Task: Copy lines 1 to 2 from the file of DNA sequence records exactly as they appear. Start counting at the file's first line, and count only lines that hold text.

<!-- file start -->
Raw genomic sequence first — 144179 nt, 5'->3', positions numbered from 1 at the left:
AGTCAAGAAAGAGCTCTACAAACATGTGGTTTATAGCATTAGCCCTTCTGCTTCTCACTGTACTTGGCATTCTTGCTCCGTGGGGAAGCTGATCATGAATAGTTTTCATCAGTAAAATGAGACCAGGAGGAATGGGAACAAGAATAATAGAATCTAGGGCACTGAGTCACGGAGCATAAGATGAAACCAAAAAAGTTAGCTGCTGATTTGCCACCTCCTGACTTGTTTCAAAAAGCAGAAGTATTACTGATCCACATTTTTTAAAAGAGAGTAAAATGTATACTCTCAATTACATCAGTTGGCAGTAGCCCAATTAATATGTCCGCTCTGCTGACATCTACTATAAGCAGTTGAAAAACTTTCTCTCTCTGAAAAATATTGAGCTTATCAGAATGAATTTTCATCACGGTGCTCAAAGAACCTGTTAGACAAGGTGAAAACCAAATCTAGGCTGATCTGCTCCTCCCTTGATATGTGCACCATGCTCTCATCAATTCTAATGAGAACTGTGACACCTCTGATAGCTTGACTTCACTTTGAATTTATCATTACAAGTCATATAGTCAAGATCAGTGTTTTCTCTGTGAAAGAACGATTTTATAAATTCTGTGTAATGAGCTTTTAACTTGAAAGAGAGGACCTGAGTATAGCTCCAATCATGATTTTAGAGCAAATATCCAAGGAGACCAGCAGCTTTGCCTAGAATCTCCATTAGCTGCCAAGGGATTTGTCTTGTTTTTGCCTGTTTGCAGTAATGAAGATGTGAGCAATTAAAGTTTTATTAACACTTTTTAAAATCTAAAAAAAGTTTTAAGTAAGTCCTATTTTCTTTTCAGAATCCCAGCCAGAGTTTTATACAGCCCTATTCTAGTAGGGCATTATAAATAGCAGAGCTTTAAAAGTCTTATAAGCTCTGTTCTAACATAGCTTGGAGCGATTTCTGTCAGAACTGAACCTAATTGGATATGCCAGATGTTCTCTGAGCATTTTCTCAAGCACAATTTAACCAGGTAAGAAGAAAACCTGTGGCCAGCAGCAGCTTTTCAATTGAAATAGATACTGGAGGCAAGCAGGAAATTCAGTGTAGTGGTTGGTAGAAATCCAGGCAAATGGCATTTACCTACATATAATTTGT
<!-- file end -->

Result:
Raw genomic sequence first — 144179 nt, 5'->3', positions numbered from 1 at the left:
AGTCAAGAAAGAGCTCTACAAACATGTGGTTTATAGCATTAGCCCTTCTGCTTCTCACTGTACTTGGCATTCTTGCTCCGTGGGGAAGCTGATCATGAATAGTTTTCATCAGTAAAATGAGACCAGGAGGAATGGGAACAAGAATAATAGAATCTAGGGCACTGAGTCACGGAGCATAAGATGAAACCAAAAAAGTTAGCTGCTGATTTGCCACCTCCTGACTTGTTTCAAAAAGCAGAAGTATTACTGATCCACATTTTTTAAAAGAGAGTAAAATGTATACTCTCAATTACATCAGTTGGCAGTAGCCCAATTAATATGTCCGCTCTGCTGACATCTACTATAAGCAGTTGAAAAACTTTCTCTCTCTGAAAAATATTGAGCTTATCAGAATGAATTTTCATCACGGTGCTCAAAGAACCTGTTAGACAAGGTGAAAACCAAATCTAGGCTGATCTGCTCCTCCCTTGATATGTGCACCATGCTCTCATCAATTCTAATGAGAACTGTGACACCTCTGATAGCTTGACTTCACTTTGAATTTATCATTACAAGTCATATAGTCAAGATCAGTGTTTTCTCTGTGAAAGAACGATTTTATAAATTCTGTGTAATGAGCTTTTAACTTGAAAGAGAGGACCTGAGTATAGCTCCAATCATGATTTTAGAGCAAATATCCAAGGAGACCAGCAGCTTTGCCTAGAATCTCCATTAGCTGCCAAGGGATTTGTCTTGTTTTTGCCTGTTTGCAGTAATGAAGATGTGAGCAATTAAAGTTTTATTAACACTTTTTAAAATCTAAAAAAAGTTTTAAGTAAGTCCTATTTTCTTTTCAGAATCCCAGCCAGAGTTTTATACAGCCCTATTCTAGTAGGGCATTATAAATAGCAGAGCTTTAAAAGTCTTATAAGCTCTGTTCTAACATAGCTTGGAGCGATTTCTGTCAGAACTGAACCTAATTGGATATGCCAGATGTTCTCTGAGCATTTTCTCAAGCACAATTTAACCAGGTAAGAAGAAAACCTGTGGCCAGCAGCAGCTTTTCAATTGAAATAGATACTGGAGGCAAGCAGGAAATTCAGTGTAGTGGTTGGTAGAAATCCAGGCAAATGGCATTTACCTACATATAATTTGT